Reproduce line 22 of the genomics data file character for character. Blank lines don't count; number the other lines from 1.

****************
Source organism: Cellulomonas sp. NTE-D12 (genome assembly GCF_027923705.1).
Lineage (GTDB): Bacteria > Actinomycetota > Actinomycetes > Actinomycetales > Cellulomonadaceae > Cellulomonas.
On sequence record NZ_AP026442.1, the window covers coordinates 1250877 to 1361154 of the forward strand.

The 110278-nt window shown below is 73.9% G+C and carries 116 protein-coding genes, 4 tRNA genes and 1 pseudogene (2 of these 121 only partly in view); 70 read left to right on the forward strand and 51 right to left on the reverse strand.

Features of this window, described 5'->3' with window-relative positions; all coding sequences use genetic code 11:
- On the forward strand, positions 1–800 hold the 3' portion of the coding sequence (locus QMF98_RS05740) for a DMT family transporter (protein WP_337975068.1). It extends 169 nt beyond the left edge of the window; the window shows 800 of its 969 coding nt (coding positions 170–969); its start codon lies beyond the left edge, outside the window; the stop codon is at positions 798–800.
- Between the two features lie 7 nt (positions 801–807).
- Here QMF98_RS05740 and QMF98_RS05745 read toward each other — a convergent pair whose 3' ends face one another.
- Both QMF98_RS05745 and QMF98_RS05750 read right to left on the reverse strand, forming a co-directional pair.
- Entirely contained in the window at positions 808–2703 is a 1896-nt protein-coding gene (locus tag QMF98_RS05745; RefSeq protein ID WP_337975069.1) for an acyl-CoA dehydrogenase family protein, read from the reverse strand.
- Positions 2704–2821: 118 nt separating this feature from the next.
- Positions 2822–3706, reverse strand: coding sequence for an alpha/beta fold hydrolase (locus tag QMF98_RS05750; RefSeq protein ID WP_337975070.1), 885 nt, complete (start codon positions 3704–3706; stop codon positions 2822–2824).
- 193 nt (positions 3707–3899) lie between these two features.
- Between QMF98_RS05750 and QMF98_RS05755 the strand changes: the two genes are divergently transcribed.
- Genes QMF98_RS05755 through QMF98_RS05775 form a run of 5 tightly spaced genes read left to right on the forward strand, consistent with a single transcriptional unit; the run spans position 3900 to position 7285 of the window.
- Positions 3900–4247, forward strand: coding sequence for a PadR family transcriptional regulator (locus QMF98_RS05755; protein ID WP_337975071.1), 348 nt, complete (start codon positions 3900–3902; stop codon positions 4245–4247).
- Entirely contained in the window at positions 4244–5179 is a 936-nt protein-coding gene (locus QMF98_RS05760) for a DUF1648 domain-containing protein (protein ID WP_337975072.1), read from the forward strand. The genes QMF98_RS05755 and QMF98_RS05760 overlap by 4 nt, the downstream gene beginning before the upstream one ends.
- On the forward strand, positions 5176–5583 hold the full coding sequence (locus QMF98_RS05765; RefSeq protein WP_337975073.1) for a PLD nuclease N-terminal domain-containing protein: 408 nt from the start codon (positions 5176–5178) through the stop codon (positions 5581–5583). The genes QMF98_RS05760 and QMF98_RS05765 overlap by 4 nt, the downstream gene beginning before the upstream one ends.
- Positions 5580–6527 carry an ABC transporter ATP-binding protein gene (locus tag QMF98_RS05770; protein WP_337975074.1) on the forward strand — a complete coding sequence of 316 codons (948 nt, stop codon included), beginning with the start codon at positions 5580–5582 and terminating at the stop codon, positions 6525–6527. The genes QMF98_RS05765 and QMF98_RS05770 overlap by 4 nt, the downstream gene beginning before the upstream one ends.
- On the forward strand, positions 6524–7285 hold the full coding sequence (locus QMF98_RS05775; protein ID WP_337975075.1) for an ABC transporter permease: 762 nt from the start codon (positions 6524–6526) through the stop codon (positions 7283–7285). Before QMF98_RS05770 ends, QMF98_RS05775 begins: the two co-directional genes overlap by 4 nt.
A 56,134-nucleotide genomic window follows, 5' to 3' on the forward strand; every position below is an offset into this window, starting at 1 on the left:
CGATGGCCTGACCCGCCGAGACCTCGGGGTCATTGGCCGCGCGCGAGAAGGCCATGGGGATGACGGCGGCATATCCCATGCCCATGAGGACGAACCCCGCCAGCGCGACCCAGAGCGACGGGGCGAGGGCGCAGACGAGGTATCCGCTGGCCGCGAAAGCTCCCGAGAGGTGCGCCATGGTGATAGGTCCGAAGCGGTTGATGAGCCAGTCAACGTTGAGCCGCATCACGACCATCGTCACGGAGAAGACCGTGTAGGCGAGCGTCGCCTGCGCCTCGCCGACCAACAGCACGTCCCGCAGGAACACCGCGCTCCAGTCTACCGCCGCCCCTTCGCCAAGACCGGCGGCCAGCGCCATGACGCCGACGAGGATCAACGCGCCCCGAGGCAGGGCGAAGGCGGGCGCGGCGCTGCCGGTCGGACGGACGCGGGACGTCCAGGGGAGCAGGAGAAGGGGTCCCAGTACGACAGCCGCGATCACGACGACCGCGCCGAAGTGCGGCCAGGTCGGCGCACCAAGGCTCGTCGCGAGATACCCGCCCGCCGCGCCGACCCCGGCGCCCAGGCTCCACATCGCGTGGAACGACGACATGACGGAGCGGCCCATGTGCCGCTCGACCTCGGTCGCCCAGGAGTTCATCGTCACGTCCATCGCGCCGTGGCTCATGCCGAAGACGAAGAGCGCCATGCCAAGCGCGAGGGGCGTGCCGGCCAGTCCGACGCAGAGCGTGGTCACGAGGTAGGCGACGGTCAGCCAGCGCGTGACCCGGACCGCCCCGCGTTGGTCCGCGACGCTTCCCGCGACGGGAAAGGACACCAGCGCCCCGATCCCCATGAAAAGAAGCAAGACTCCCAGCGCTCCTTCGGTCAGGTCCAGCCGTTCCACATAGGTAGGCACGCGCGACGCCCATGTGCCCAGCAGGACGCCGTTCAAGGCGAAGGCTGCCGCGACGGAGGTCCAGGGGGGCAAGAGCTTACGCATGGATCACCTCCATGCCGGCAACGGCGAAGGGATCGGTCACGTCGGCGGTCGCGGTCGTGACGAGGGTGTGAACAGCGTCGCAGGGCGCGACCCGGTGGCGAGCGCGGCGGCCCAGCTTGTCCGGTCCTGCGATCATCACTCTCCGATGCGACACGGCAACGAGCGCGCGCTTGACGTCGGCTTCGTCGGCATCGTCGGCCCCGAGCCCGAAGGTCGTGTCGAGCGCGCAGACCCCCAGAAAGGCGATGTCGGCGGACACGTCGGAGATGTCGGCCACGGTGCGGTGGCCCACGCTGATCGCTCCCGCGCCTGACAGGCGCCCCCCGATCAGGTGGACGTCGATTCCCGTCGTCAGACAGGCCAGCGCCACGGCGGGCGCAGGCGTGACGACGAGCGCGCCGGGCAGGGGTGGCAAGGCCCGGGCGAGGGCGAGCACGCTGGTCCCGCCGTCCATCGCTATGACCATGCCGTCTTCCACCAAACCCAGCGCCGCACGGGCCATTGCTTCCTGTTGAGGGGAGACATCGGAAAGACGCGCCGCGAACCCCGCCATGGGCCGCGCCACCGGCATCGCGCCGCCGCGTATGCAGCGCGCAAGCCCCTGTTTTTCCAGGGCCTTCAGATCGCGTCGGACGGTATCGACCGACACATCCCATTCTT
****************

CGATGGCCTGACCCGCCGAGACCTCGGGGTCATTGGCCGCGCGCGAGAAGGCCATGGGGATGACGGCGGCATATCCCATGCCCATGAGGACGAACCCCGCCAGCGCGACCCAGAGCGACGGGGCGAGGGCGCAGACGAGGTATCCGCTGGCCGCGAAAGCTCCCGAGAGGTGCGCCATGGTGATAGGTCCGAAGCGGTTGATGAGCCAGTCAACGTTGAGCCGCATCACGACCATCGTCACGGAGAAGACCGTGTAGGCGAGCGTCGCCTGCGCCTCGCCGACCAACAGCACGTCCCGCAGGAACACCGCGCTCCAGTCTACCGCCGCCCCTTCGCCAAGACCGGCGGCCAGCGCCATGACGCCGACGAGGATCAACGCGCCCCGAGGCAGGGCGAAGGCGGGCGCGGCGCTGCCGGTCGGACGGACGCGGGACGTCCAGGGGAGCAGGAGAAGGGGTCCCAGTACGACAGCCGCGATCACGACGACCGCGCCGAAGTGCGGCCAGGTCGGCGCACCAAGGCTCGTCGCGAGATACCCGCCCGCCGCGCCGACCCCGGCGCCCAGGCTCCACATCGCGTGGAACGACGACATGACGGAGCGGCCCATGTGCCGCTCGACCTCGGTCGCCCAGGAGTTCATCGTCACGTCCATCGCGCCGTGGCTCATGCCGAAGACGAAGAGCGCCATGCCAAGCGCGAGGGGCGTGCCGGCCAGTCCGACGCAGAGCGTGGTCACGAGGTAGGCGACGGTCAGCCAGCGCGTGACCCGGACCGCCCCGCGTTGGTCCGCGACGCTTCCCGCGACGGGAAAGGACACCAGCGCCCCGATCCCCATGAAAAGAAGCAAGACTCCCAGCGCTCCTTCGGTCAGGTCCAGCCGTTCCACATAGGTAGGCACGCGCGACGCCCATGTGCCCAGCAGGACGCCGTTCAAGGCGAAGGCTGCCGCGACGGAGGTCCAGGGGGGCAAGAGCTTACGCATGGATCACCTCCATGCCGGCAACGGCGAAGGGATCGGTCACGTCGGCGGTCGCGGTCGTGACGAGGGTGTGAACAGCGTCGCAGGGCGCGACCCGGTGGCGAGCGCGGCGGCCCAGCTTGTCCGGTCCTGCGATCATCACTCTCCGATGCGACACGGCAACGAGCGCGCGCTTGACGTCGGCTTCGTCGGCATCGTCGGCCCCGAGCCCGAAGGTCGTGTCGAGCGCGCAGACCCCCAGAAAGGCGATGTCGGCGGACACGTCGGAGATGTCGGCCACGGTGCGGTGGCCCACGCTGATCGCTCCCGCGCCTGACAGGCGCCCCCCGATCAGGTGGACGTCGATTCCCGTCGTCAGACAGGCCAGCGCCACGGCGGGCGCAGGCGTGACGACGAGCGCGCCGGGCAGGGGTGGCAAGGCCCGGGCGAGGGCGAGCACGCTGGTCCCGCCGTCCATCGCTATGACCATGCCGTCTTCCACCAAACCCAGCGCCGCACGGGCCATTGCTTCCTGTTGAGGGGAGACATCGGAAAGACGCGCCGCGAACCCCGCCATGGGCCGCGCCACCGGCATCGCGCCGCCGCGTATGCAGCGCGCAAGCCCCTGTTTTTCCAGGGCCTTCAGATCGCGTCGGACGGTATCGACCGACACATCCCATTCTT